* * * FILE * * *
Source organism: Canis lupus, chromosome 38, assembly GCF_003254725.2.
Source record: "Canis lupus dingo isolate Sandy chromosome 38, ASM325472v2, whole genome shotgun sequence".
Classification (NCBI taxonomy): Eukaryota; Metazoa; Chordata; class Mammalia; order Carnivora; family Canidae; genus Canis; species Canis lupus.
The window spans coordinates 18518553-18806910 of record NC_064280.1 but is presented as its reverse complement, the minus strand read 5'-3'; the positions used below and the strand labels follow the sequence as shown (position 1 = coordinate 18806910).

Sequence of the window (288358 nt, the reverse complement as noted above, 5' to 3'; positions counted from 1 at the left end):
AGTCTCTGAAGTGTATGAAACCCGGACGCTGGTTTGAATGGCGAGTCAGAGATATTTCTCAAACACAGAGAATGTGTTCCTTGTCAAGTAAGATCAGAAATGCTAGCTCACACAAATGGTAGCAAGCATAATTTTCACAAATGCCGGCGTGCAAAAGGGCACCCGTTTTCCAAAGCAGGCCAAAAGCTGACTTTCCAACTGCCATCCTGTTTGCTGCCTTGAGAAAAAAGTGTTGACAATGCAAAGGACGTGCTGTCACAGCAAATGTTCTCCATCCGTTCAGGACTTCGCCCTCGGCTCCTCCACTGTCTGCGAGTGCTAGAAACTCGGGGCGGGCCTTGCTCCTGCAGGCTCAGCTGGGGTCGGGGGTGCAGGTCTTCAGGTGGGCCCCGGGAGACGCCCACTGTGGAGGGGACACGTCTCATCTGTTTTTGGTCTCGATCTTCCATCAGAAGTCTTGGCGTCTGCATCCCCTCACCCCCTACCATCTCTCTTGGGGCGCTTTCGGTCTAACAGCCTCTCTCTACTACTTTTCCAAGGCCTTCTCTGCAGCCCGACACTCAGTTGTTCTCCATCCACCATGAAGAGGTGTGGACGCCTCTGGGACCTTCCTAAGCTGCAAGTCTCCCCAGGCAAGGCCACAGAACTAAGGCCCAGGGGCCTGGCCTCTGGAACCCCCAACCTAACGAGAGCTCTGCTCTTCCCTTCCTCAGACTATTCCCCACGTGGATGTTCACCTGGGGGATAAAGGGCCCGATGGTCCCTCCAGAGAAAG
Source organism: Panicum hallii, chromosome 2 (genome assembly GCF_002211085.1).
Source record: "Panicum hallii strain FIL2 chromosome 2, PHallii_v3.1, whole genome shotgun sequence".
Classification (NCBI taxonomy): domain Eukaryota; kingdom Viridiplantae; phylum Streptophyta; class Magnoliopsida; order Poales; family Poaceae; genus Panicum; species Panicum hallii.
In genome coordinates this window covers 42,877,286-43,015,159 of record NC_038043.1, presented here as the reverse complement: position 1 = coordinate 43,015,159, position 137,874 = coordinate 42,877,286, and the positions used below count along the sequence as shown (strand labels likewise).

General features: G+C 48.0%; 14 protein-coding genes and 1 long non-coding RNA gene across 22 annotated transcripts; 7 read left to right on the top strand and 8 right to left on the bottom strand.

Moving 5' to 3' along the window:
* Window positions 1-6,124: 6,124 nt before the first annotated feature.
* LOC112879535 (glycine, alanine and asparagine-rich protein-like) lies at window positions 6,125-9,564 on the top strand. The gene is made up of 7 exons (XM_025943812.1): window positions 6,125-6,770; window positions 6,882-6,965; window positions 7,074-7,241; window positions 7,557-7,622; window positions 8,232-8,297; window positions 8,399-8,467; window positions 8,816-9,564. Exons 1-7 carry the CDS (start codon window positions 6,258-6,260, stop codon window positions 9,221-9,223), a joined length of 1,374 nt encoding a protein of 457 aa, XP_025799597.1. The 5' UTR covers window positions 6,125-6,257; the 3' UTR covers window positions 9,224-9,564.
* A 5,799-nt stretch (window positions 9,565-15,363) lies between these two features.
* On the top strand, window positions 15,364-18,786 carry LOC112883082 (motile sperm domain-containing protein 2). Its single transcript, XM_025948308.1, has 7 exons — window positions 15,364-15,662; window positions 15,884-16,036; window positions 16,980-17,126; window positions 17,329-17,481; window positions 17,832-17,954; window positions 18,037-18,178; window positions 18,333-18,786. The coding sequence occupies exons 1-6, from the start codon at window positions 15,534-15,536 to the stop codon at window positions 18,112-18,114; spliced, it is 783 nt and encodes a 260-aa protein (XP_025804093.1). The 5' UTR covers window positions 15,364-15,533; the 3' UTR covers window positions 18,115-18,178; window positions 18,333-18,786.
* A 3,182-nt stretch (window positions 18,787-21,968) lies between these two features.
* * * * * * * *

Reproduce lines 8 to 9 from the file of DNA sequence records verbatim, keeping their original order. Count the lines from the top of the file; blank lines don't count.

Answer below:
Source record: "Panicum hallii strain FIL2 chromosome 2, PHallii_v3.1, whole genome shotgun sequence".
Classification (NCBI taxonomy): domain Eukaryota; kingdom Viridiplantae; phylum Streptophyta; class Magnoliopsida; order Poales; family Poaceae; genus Panicum; species Panicum hallii.